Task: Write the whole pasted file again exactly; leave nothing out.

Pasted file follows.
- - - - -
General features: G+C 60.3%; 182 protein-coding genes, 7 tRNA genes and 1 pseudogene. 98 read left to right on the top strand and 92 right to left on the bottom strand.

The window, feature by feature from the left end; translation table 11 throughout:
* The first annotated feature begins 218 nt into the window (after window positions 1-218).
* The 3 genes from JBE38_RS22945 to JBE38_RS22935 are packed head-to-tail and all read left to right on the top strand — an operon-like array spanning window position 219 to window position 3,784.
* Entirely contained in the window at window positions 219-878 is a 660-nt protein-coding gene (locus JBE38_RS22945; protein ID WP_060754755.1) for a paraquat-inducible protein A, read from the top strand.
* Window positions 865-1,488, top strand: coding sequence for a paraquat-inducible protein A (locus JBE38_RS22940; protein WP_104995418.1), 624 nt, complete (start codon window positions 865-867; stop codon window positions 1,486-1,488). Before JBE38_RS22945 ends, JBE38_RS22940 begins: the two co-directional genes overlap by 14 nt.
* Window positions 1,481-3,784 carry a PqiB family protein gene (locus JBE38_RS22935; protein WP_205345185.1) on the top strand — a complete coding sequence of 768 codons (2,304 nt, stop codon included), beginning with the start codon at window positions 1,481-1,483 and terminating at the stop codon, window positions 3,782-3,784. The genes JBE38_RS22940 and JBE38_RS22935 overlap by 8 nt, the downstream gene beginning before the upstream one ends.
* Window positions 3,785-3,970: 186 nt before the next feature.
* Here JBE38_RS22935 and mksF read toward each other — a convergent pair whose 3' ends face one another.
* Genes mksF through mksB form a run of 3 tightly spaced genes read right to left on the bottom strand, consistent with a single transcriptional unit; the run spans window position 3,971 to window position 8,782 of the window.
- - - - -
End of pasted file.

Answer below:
General features: G+C 60.3%; 182 protein-coding genes, 7 tRNA genes and 1 pseudogene. 98 read left to right on the top strand and 92 right to left on the bottom strand.

The window, feature by feature from the left end; translation table 11 throughout:
* The first annotated feature begins 218 nt into the window (after window positions 1-218).
* The 3 genes from JBE38_RS22945 to JBE38_RS22935 are packed head-to-tail and all read left to right on the top strand — an operon-like array spanning window position 219 to window position 3,784.
* Entirely contained in the window at window positions 219-878 is a 660-nt protein-coding gene (locus JBE38_RS22945; protein ID WP_060754755.1) for a paraquat-inducible protein A, read from the top strand.
* Window positions 865-1,488, top strand: coding sequence for a paraquat-inducible protein A (locus JBE38_RS22940; protein WP_104995418.1), 624 nt, complete (start codon window positions 865-867; stop codon window positions 1,486-1,488). Before JBE38_RS22945 ends, JBE38_RS22940 begins: the two co-directional genes overlap by 14 nt.
* Window positions 1,481-3,784 carry a PqiB family protein gene (locus JBE38_RS22935; protein WP_205345185.1) on the top strand — a complete coding sequence of 768 codons (2,304 nt, stop codon included), beginning with the start codon at window positions 1,481-1,483 and terminating at the stop codon, window positions 3,782-3,784. The genes JBE38_RS22940 and JBE38_RS22935 overlap by 8 nt, the downstream gene beginning before the upstream one ends.
* Window positions 3,785-3,970: 186 nt before the next feature.
* Here JBE38_RS22935 and mksF read toward each other — a convergent pair whose 3' ends face one another.
* Genes mksF through mksB form a run of 3 tightly spaced genes read right to left on the bottom strand, consistent with a single transcriptional unit; the run spans window position 3,971 to window position 8,782 of the window.